The claim that the government’s recent political actions have anything positive to do with economic development lacks any basis in experience or theory
“Audacious” seems to be an appropriate word to describe the step that the Indian government took in early August, not only dispensing with Kashmir’s special constitutional status under Article 370 but also splitting it into two, and downgrading both parts to Union Territories. The ruling party had long and openly declared its intentions for Article 370, but the manner of its implementation of those intentions was more than surprising.
There are many dimensions of the implications of what the ruling party has done. Internationally, the government’s actions may increase regional tensions, and escalate the existing level of conflict, at least in the short run. Domestically, the implications for Indian federalism, which has tried to balance the complex heterogeneity of India, especially its peripheries, seem to be negative as well. That the national government has flexed its muscles so obviously, both as a regional power and as a centre that dominates subnational units, is unsurprising, and fits with its larger project of creating a homogenised, “Hinduised” nation. Much has been, and will continue to be written on these two aspects of the Kashmir action. What deserves a little more analysis are the implications for Kashmir’s and India’s development. India’s current rulers have gone to some lengths to stress that “integrating” Kashmir into India will be good for Kashmir’s economic development. Is there a basis for this claim?
First, one has to unpack the idea of development. This goes back to recent debates in India about aggregate GDP growth versus broader goals of development, such as the enhancement of freedoms and capabilities, and amelioration of economic inequalities. Whereas those debates were sometimes posed in terms of opposing goals, it is arguable that they are complementary in the medium and long run. From this perspective, the actions in Kashmir do not seem conducive to sustained development. A population that was already feeling discriminated against and oppressed is only going to feel more so. If growth comes from investment by non-locals, it is likely to exacerbate existing inequalities.
In the case of gender inequality, the claim that Kashmiri women will especially benefit from this move (with the underlying but unspoken idea that Islam is unequal in its treatment of women) seems to be belied by internet postings that now non-Kashmiri men can marry Kashmiri women (along with buying property and take jobs there). There is a certain ugliness to the discourse that the national government’s political action has unleashed with respect to Kashmiri identity and autonomy. Furthermore, there is ample evidence that gender inequality is a regional problem in South Asia, especially its northern plains, much more so than any religion-based explanation.
More directly, if we think about the conditions for successful development, they involve investments in physical infrastructure and human capital. These will still be needed in Kashmir, but the truth is that all of those investments could have been made without any change in Kashmir’s political status. That change is a complete red herring with respect to any deficiencies in Kashmiri economic progress. The case of Punjab is illuminating here. Punjab has, at least since the 1950s reorganisation, been a state without any special status. Investments in specific infrastructure by the state and national governments allowed the Green Revolution to take hold and to flourish. But when neither level of government did enough to upgrade the state’s infrastructure to go beyond producing wheat and rice for the national public food distribution system, matters deteriorated rapidly. Inequality increased, water shortages arose, and the state was locked in an economic structure that is headed for disaster. There was no rush of private investment, despite the positive reputation of the state and its people, and Punjab has struggled with violent conflict and societal ills like drug and alcohol abuse.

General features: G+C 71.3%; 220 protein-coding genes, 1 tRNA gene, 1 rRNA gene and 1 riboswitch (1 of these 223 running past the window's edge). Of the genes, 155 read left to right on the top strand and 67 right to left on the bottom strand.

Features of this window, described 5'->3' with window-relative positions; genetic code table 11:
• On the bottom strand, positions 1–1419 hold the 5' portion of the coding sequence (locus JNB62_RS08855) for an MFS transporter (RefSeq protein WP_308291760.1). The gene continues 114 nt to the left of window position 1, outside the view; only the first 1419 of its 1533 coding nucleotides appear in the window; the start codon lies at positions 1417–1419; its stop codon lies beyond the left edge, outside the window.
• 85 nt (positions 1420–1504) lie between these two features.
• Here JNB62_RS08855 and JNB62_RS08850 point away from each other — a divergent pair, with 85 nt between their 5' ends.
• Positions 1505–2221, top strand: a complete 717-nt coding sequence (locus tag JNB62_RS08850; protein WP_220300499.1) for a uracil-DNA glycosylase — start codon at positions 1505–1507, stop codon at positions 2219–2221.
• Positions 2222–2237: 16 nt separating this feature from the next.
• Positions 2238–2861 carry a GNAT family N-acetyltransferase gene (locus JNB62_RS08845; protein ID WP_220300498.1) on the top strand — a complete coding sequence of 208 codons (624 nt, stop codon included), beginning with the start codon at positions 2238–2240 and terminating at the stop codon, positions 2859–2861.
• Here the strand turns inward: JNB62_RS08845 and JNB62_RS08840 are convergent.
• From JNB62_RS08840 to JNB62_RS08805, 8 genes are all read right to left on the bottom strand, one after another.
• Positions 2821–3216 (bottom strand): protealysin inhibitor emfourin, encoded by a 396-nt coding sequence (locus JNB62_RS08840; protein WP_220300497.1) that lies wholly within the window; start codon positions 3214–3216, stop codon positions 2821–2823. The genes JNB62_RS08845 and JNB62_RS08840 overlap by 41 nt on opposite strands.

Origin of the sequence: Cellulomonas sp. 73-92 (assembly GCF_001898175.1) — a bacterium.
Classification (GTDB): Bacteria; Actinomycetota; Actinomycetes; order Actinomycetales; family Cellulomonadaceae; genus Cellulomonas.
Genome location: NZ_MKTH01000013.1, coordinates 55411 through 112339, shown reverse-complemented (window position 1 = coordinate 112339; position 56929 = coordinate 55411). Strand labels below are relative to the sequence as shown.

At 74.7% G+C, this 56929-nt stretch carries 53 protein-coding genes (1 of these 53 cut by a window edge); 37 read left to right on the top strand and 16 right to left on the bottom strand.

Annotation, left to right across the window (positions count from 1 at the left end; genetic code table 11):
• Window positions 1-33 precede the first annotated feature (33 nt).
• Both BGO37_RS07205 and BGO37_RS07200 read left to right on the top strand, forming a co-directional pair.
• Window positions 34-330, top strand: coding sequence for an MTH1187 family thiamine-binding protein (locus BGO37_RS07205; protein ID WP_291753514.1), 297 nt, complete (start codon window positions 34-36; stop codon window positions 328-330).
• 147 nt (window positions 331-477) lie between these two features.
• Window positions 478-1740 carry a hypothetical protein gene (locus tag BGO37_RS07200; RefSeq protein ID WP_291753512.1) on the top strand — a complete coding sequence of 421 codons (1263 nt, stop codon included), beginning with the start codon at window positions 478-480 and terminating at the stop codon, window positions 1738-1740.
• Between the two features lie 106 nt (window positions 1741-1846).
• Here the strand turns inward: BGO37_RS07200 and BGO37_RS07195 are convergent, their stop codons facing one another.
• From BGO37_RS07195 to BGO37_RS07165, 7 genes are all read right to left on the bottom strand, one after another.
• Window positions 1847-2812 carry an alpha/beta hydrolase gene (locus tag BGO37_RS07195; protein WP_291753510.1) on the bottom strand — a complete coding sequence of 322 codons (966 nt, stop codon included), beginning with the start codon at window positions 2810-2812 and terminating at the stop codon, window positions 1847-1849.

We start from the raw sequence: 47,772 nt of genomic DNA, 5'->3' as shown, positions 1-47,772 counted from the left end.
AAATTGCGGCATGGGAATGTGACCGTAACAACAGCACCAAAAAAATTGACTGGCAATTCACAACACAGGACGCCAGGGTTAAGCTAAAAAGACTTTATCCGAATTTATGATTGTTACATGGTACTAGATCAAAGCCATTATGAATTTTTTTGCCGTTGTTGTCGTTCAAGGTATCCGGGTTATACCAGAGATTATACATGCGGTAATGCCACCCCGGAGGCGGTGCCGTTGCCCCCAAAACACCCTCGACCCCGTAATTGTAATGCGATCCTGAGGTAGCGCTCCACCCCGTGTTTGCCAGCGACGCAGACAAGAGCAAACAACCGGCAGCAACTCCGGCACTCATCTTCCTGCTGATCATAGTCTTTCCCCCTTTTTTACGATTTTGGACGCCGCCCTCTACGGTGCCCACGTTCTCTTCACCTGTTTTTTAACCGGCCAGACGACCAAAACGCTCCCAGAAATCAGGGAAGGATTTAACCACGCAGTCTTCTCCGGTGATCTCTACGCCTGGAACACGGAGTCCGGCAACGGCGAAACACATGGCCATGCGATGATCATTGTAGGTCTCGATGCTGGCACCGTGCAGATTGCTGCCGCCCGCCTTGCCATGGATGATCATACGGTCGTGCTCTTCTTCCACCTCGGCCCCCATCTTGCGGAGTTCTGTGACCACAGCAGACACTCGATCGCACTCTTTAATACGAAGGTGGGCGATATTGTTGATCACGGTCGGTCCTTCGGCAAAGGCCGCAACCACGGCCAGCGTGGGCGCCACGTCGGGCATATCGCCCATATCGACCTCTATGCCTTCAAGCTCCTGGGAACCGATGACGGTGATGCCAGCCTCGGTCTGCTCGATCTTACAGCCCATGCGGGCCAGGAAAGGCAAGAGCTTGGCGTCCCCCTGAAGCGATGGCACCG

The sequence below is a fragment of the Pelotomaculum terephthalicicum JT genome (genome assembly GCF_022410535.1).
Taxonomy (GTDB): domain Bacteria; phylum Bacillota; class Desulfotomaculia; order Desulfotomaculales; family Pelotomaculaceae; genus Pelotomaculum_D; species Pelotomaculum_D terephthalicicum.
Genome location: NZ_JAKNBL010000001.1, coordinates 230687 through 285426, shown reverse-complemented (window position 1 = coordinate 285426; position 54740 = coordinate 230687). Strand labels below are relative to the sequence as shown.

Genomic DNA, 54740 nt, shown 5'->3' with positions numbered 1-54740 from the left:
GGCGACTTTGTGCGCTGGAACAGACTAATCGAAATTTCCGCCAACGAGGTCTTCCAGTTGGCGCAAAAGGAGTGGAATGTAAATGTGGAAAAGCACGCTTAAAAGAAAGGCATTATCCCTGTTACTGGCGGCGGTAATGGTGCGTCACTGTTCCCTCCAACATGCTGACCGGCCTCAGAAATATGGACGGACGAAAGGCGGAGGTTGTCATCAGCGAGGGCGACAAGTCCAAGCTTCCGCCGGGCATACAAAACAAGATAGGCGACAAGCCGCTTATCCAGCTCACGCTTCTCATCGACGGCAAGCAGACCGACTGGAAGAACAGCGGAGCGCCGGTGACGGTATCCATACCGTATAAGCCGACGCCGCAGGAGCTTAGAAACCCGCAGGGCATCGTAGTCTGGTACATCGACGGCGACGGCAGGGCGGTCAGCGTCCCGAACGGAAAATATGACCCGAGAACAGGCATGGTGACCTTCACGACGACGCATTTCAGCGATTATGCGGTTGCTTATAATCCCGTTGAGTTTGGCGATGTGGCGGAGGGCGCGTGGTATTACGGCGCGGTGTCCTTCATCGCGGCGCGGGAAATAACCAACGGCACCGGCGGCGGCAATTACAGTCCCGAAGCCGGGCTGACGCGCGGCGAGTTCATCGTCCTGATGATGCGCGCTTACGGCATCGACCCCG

Indeed, Punjab illustrates another lesson: the national policy of making Punjab subservient to the national goal of foodgrain self-sufficiency without adequate long-run resources, because it arrested Punjab’s development, contributed to political conflict. This conflict was exacerbated by Punjab being a minority-majority state, situated on a volatile international border. And none of this had anything to do with any kind of special constitutional status. All of this suggests that the promises of economic development for Kashmir are based on false premises. A centrally controlled effort, dominated by non-locals, in a situation where the local majority already feels oppressed, and where there is international military tension, is unlikely to lead to any significantly positive outcomes.
To summarise, India may indeed demonstrate its regional might by absorbing Kashmir more firmly into a centralised national polity; perhaps the government’s radical moves will lead to a recognition of the de facto “lines of control” as proper international boundaries and less conflict in the long run, after some short-run instability. India may also move further along on the current government’s project of creating a homogenised, centralised nation, culturally as well as politically (much as China has done and is doing in Tibet and Xinjiang), though that would be a depressing outcome, over any time horizon. But, the claim that the government’s recent political actions have anything positive to do with economic development, either as aggregate growth or more broadly interpreted, seems to lacks any basis in experience or in theoretical understandings of what leads to sustained progress.
Professor of Economics, UC, Santa Cruz. Views are personal.